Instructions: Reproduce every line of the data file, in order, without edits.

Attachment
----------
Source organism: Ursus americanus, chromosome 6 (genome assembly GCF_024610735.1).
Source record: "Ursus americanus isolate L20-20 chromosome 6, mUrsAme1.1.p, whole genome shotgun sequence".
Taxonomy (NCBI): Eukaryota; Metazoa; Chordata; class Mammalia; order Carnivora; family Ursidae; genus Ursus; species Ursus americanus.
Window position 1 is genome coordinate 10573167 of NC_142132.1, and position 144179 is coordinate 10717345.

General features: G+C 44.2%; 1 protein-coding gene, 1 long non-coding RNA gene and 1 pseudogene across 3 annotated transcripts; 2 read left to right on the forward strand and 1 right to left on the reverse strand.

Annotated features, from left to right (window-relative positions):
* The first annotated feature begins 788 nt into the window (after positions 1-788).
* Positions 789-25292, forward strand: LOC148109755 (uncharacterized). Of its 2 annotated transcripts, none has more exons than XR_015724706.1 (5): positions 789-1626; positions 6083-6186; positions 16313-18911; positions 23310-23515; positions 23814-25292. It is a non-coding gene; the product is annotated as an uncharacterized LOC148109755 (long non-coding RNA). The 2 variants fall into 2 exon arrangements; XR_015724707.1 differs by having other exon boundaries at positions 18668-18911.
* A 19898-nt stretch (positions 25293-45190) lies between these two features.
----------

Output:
Source organism: Ursus americanus, chromosome 6 (genome assembly GCF_024610735.1).
Source record: "Ursus americanus isolate L20-20 chromosome 6, mUrsAme1.1.p, whole genome shotgun sequence".
Taxonomy (NCBI): Eukaryota; Metazoa; Chordata; class Mammalia; order Carnivora; family Ursidae; genus Ursus; species Ursus americanus.
Window position 1 is genome coordinate 10573167 of NC_142132.1, and position 144179 is coordinate 10717345.

General features: G+C 44.2%; 1 protein-coding gene, 1 long non-coding RNA gene and 1 pseudogene across 3 annotated transcripts; 2 read left to right on the forward strand and 1 right to left on the reverse strand.

Annotated features, from left to right (window-relative positions):
* The first annotated feature begins 788 nt into the window (after positions 1-788).
* Positions 789-25292, forward strand: LOC148109755 (uncharacterized). Of its 2 annotated transcripts, none has more exons than XR_015724706.1 (5): positions 789-1626; positions 6083-6186; positions 16313-18911; positions 23310-23515; positions 23814-25292. It is a non-coding gene; the product is annotated as an uncharacterized LOC148109755 (long non-coding RNA). The 2 variants fall into 2 exon arrangements; XR_015724707.1 differs by having other exon boundaries at positions 18668-18911.
* A 19898-nt stretch (positions 25293-45190) lies between these two features.